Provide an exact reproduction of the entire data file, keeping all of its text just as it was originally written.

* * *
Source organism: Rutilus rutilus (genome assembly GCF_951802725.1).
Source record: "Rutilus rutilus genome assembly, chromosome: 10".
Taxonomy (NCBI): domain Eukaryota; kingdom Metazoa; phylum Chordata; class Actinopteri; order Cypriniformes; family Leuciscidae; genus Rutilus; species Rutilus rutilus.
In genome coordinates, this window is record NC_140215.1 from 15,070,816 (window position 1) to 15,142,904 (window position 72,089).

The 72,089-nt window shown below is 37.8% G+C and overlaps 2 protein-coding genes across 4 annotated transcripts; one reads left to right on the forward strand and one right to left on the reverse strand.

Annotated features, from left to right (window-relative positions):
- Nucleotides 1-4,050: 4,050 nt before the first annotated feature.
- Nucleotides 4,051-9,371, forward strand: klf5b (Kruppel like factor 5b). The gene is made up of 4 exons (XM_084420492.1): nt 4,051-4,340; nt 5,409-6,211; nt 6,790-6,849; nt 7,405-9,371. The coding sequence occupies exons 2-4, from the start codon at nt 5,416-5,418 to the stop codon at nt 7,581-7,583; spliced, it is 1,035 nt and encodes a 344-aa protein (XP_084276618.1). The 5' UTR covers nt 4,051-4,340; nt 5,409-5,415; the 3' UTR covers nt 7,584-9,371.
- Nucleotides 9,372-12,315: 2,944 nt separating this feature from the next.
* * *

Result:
Source organism: Rutilus rutilus (genome assembly GCF_951802725.1).
Source record: "Rutilus rutilus genome assembly, chromosome: 10".
Taxonomy (NCBI): domain Eukaryota; kingdom Metazoa; phylum Chordata; class Actinopteri; order Cypriniformes; family Leuciscidae; genus Rutilus; species Rutilus rutilus.
In genome coordinates, this window is record NC_140215.1 from 15,070,816 (window position 1) to 15,142,904 (window position 72,089).

The 72,089-nt window shown below is 37.8% G+C and overlaps 2 protein-coding genes across 4 annotated transcripts; one reads left to right on the forward strand and one right to left on the reverse strand.

Annotated features, from left to right (window-relative positions):
- Nucleotides 1-4,050: 4,050 nt before the first annotated feature.
- Nucleotides 4,051-9,371, forward strand: klf5b (Kruppel like factor 5b). The gene is made up of 4 exons (XM_084420492.1): nt 4,051-4,340; nt 5,409-6,211; nt 6,790-6,849; nt 7,405-9,371. The coding sequence occupies exons 2-4, from the start codon at nt 5,416-5,418 to the stop codon at nt 7,581-7,583; spliced, it is 1,035 nt and encodes a 344-aa protein (XP_084276618.1). The 5' UTR covers nt 4,051-4,340; nt 5,409-5,415; the 3' UTR covers nt 7,584-9,371.
- Nucleotides 9,372-12,315: 2,944 nt separating this feature from the next.